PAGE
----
The children at the railway station make their living mostly as rag and waste pickers, pouncing on the detritus of journeys, on the discarded plastic of mineral water bottles and food packaging. Their biggest threat is the policemen (With You, For You, Always) who thrash the children every chance they get. So the kids don’t wait on the platforms for the trains to come in, they want in the spaces between the tracks, and jump into the carriages from the other side. All of this is recounted to me with a certain glee. Come Friday and and with the week’s money they buy cheap clothes from Sadar Bazaar, bathe from the conveniently inaccessible hoses in between the railway tracks, and go out to watch movies, at Sheila, Khanna and Imperial. Most are obsessed with films. Shekhar has traveled ticketless to Bombay thrice to catch premieres. He’s not alone. Many of the children have wandered all over India, intimate as they are with trains, and not being encumbered by much baggage.

“Most children run away from home because of poverty, physical abuse, sexual harassment,” says Shekhar. Some have other reasons. Javed ran away from home to see Delhi’s monuments.” Javed smiles sheepishly. He was fourteen then. I have a strong wave of empathy. I had been twelve when I had insisted on being taken to Delhi for the vacations. In textbooks, history happens only in Delhi. The first monument he saw was the Red Fort- but the years since coming to Delhi were not only pleasant. The life of children on the railway station is full of violence and exploitation. Javed has been stabbed in the stomach, and has lost a friend to electrocution by the wires that power the electric trains. Many of the children sniff correction fluid for a high. “But even after being stabbed, I came back to the station. Do you know why children keep coming back to this place and this life despite all the hardship here?”

Long pause, as he looks at us.


“Freedom”, he says.

Salam Balak Trust has begun fascinating weekend walks through everyday life in New Delhi Station and Paharganj. This column just gives a brief glimpse. Contact Shekhar 9873130383, or Javed 9810975284, or mail them at javed_khan475@yahoo.com and shekhar_saini41@yahoo.com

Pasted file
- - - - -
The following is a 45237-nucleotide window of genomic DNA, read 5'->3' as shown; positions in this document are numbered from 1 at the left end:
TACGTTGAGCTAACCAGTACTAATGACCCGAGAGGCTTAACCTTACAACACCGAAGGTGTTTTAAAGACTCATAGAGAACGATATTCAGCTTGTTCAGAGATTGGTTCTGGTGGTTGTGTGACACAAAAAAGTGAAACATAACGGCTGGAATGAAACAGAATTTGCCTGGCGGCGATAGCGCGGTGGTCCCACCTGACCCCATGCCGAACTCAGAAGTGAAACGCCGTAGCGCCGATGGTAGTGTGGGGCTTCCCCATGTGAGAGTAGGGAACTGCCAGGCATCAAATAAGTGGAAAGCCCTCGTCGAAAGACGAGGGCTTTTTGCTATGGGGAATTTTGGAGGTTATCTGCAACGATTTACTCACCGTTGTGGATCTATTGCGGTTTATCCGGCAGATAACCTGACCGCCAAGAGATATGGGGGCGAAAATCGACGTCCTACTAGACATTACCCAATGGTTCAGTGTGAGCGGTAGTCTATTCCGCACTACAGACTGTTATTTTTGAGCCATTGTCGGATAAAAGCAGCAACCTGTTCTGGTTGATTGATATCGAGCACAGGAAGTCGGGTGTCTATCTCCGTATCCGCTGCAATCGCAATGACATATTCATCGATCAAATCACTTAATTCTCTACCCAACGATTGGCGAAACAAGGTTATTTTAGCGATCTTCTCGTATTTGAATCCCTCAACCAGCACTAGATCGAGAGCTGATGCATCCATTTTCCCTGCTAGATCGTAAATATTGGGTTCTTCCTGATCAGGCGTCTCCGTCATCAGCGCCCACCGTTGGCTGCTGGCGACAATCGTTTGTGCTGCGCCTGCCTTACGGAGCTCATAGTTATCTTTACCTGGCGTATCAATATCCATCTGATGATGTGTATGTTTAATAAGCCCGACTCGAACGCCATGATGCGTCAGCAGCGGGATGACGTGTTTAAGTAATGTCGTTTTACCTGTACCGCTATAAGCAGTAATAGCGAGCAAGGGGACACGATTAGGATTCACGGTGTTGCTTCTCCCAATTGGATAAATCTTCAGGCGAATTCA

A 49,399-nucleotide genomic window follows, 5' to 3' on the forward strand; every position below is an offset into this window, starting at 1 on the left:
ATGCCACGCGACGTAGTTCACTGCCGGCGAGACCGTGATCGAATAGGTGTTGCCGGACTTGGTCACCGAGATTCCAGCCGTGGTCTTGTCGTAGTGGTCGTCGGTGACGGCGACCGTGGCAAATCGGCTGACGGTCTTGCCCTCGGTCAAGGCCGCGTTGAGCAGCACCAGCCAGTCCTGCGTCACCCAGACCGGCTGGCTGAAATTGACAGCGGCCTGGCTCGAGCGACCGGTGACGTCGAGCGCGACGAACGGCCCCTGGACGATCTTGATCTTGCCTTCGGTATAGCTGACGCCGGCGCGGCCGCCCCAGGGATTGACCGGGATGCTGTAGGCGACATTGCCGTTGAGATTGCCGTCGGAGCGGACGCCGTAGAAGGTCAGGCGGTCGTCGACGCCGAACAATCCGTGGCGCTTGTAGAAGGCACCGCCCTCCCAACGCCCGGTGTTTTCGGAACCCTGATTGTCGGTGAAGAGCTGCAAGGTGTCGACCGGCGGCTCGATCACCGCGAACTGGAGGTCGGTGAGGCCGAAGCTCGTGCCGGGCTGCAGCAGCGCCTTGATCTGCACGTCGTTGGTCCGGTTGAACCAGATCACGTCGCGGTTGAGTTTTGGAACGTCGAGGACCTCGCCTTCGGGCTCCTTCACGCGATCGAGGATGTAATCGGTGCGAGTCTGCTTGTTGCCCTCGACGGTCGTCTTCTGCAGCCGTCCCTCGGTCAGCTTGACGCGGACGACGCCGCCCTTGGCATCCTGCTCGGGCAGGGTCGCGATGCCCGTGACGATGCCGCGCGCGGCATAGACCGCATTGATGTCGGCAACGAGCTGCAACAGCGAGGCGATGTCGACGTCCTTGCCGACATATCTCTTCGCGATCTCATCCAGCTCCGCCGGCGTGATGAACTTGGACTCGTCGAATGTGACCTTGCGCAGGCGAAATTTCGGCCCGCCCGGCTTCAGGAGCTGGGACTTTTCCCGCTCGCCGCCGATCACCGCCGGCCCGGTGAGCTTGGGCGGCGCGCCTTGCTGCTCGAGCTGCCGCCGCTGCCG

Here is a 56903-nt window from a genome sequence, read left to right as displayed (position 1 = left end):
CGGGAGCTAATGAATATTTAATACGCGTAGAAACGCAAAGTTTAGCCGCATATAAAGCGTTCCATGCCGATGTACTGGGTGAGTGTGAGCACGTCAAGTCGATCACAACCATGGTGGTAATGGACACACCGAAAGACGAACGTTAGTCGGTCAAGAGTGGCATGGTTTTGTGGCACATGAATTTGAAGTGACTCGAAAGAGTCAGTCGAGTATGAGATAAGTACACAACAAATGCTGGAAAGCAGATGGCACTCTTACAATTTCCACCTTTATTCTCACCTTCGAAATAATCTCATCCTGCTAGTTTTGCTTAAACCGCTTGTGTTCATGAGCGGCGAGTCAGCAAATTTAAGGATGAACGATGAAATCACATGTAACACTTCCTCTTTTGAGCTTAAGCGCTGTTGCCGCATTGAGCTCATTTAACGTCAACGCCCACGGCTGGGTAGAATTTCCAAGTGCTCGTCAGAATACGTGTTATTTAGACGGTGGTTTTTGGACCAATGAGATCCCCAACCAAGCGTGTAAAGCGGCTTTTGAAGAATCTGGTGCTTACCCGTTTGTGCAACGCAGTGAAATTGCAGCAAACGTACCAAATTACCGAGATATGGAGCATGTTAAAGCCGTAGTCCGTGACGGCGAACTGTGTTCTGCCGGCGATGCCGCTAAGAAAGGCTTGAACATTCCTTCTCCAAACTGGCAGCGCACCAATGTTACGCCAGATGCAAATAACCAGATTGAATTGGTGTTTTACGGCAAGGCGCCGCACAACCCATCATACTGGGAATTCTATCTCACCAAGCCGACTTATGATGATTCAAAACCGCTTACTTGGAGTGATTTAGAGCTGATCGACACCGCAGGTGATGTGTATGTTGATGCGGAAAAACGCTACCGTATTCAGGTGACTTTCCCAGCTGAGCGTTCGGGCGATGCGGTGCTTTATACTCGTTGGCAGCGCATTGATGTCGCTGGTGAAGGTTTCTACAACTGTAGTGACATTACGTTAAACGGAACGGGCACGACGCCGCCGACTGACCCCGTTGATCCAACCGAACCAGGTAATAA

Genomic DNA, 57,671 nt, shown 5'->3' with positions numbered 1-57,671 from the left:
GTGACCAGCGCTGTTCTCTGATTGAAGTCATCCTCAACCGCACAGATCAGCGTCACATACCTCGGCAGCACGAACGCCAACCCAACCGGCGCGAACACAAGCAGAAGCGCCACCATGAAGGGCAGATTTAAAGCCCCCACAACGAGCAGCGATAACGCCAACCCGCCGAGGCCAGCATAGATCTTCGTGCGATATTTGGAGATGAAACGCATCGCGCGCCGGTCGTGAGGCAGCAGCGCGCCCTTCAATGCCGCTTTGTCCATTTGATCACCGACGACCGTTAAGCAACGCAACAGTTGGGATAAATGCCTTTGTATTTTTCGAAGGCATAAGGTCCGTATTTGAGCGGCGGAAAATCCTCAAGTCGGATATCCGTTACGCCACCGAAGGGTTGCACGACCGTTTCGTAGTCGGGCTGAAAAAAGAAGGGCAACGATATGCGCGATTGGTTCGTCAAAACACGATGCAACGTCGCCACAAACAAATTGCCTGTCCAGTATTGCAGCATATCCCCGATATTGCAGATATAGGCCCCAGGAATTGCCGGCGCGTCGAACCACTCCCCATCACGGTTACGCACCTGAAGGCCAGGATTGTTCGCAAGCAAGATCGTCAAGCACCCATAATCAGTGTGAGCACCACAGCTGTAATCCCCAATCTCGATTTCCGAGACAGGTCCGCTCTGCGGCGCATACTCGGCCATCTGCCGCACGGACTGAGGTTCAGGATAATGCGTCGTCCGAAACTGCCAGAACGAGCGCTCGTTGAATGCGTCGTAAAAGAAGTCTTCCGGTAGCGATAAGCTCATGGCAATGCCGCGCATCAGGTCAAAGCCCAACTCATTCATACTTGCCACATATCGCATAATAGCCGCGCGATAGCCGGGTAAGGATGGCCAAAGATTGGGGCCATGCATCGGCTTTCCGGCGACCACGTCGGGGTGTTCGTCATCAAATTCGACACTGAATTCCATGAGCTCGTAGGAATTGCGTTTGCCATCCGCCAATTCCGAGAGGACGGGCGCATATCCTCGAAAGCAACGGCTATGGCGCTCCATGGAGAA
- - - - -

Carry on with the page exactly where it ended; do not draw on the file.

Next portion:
New Delhi Railway Station 1

This is a story Shuddha once told many of us, and we dismissed it as the most far fetched bull.
Then, three months later, I heard it again and started asking around. The facts, then, if you will -

A woman known to us as Begam Wilyat Mahal, who claims to belong to the Oudh Royal Family (this is disputed) appeared on the New Delhi Railway Station from about 1975 (from presumably before the Emergency, but it would be even more interesting if from during), and squatted there for ten years in the VIP Waiting Lounge with her two grown chidlren - a son and a daughter - and about a dozen large dogs. (No one is quite sure of the breed.) In 1984, Indira Gandhi visted her at the station, and in 1985, the family was moved to the Malcha Mahal on the Ridge, a derelict hunting lodge dating back to Tughlak times. The mother , Wilayat Begam, has since expired(committed suicide by swallowing crushed diamonds), but the son and daughter, 'prince' and 'princess', still live in the Mahal, which has been declared out of bounds. (Trespassers will be shot, a notice declares. Those of my frieds who have ventured towards the place have had the aforementioned large dogs set upon them.)Their few appreances in the Press since then have been largely through foreign journalists. They are, by all of these accounts, ravingly eccentric.

I want to investigate this story further, and write about it, because of the range of things it invokes. The railway station as an entry point into the city, the strange generosity of a draconian state to those who claim Royalty, the ruin lost in the forest next to Delhi's most elite residential colony (Malcha Marg, Chanakyapuri) and a military sattelite station, the strange reappropriations of Tughlak Monuments in Delhi by the ghosts of 1857.

From the material availible on the internet, it seems that this was among the first acts of geneoristy carried out by the Rajiv Gandhi Government, with letters passing back and forth in November and Decmeber 1984. Given the times (the Anti-Sikh riots) this seems particularly bizzare. The shift seems to have happened sometime in June-July 1985. There is a letter from the 'authorised' descendant of Wajid Ali Shah, from Calcutta (a pensioner of the government) claiming that the woman is a hoax. Am attaching links below.

I would be really grateful if all of you could come up with ideas, suggestions, leads on how to take this forward.

Links here -